Economic Outlook: Across the aisle

By ANTHONY HALL, United Press International
Anthony Hall
Anthony Hall

Washington lawmakers who seem particularly contentious these days ignored lines drawn in the sand to approve a new jobs bill for the president's signature.

"I hope that on a series of future steps that we take to help small businesses get financing, to help improve our infrastructure around the country, to put people back to work, that we're going to see more progress on that front," said President Obama.


What with healthcare and financial reform measures mired in debate, the president must be wondering just how much his signature is going to be needed this year.

The jobs bill approved by the Senate Wednesday attracted 11 Republican votes and passed 68 to 29, and now heads the the president's desk. The signature added to it there will exempt employers from payroll taxes for hiring workers unemployed for a minimum of 60 days and provides $20 billion for road projects. In what could also prove tempting to Republicans, Senate Democrats have plans to extend about $30 billion in tax breaks to businesses, as a follow up measure, The New York Times reported.


Sen. Charles Schumer, D-N.Y., who helped pen the jobs bill said, "the American people sent us a message in Massachusetts and elsewhere," referring to the filibuster-providing seat taken by Sen. Scott Brown, R-Mass., who replaced the late Sen. Ted Kennedy in Washington in a special election in January.

"It was focus on jobs, the economy, helping the middle class stretch its paycheck. Our answer today: We heard you," Schumer said.

While Washington can rally around jobs, if the bills are not too large, it remains to be seen who might reach across the aisle on regulatory reform. The bill presented to Senate Banking Committee members by Sen. Christopher Dodd, D-Conn., this week, in anticipation of committee discussion starting Monday, is 1,336 pages of bipartisan potential with some issues already proven divisive in two-man negotiations between Dodd and Sens. Richard Shelby and Bob Corker, who helped Dodd shape the bill before their discussions hit impasses.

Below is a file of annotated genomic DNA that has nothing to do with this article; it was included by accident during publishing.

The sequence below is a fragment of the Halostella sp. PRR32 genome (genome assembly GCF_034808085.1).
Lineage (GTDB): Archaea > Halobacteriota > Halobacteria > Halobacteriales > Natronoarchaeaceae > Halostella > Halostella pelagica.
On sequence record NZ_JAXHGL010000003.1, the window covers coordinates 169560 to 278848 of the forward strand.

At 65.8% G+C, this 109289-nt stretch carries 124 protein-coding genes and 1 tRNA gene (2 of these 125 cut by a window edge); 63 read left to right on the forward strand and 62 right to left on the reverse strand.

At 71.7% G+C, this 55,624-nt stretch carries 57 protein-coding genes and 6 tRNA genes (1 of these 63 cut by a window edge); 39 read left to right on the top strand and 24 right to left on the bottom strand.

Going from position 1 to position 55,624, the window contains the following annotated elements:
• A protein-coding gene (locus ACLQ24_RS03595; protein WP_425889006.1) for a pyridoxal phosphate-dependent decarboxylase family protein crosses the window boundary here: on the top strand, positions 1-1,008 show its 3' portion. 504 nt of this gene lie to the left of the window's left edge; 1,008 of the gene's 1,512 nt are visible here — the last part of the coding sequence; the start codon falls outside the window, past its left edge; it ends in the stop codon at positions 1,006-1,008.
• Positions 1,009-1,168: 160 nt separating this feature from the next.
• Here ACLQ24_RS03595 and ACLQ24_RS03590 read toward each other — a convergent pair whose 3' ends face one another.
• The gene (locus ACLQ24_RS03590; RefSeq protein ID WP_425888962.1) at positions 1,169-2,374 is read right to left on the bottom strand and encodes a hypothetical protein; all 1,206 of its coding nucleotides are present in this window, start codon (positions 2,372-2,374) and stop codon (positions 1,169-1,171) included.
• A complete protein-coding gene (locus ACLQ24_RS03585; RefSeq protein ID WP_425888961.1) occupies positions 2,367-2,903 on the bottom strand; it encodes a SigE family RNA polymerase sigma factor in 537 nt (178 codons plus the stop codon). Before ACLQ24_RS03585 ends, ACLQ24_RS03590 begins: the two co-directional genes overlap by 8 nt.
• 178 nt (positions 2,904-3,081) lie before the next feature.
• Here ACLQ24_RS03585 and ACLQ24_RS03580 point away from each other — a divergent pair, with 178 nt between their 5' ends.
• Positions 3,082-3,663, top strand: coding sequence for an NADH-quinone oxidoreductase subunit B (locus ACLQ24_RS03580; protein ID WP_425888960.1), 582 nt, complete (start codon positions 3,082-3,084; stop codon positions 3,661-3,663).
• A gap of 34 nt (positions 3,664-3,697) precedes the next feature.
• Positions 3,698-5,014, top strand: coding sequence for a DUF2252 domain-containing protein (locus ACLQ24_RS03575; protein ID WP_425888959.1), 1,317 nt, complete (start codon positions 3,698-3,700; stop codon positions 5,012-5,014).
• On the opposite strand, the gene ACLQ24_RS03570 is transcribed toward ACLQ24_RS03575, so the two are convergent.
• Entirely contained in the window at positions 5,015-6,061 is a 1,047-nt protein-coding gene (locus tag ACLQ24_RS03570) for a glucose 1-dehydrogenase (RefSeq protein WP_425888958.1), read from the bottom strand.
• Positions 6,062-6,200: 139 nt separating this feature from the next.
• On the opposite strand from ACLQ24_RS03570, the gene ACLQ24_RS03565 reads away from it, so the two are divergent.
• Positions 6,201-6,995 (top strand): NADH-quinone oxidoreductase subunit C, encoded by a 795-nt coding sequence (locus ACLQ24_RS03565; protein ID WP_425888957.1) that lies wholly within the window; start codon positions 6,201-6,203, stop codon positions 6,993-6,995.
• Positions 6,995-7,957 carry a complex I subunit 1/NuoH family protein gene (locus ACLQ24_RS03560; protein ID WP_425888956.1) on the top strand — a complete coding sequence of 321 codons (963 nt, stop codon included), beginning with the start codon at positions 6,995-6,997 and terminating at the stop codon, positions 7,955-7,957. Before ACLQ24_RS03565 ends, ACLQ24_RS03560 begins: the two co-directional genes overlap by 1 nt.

In Washington Wednesday, Federal Reserve Chairman Ben Bernanke told members of the House Financial Services Committee the Fed's role in setting monetary policy and its role in supervising banks are intertwined: One task informs the other, he said.

Bernanke did not mince words as he pitched the Fed as the agency with expertise necessary to supervise large and small banks -- a pitch intended to counter Dodd's proposal to pull the Fed back from supervising smaller banks.


In market movement Thursday, Asian markets were mostly lower a day after the Bank of Japan gave the region a boost by electing to keep lending rates at 0.1 percent and double a loan program for banks begun in December.

After the one-day bump, the Nikkie 225 in Japan dropped 0.95 percent, while the Hang Seng index in Hong Kong dropped 0.25 percent. The Shanghai composite index in China dropped 0.14 percent, while the S&P/ASX 200 in Australia rose 0.2 percent.

In midday trading in Europe, the FTSE 100 in Britain shed 0.44 percent, while the DAX 30 in Germany slipped 0.07 percent. The CAC 40 in France fell 0.24 percent, while the pan-European DJ Stoxx 50 was off 0.02 percent.

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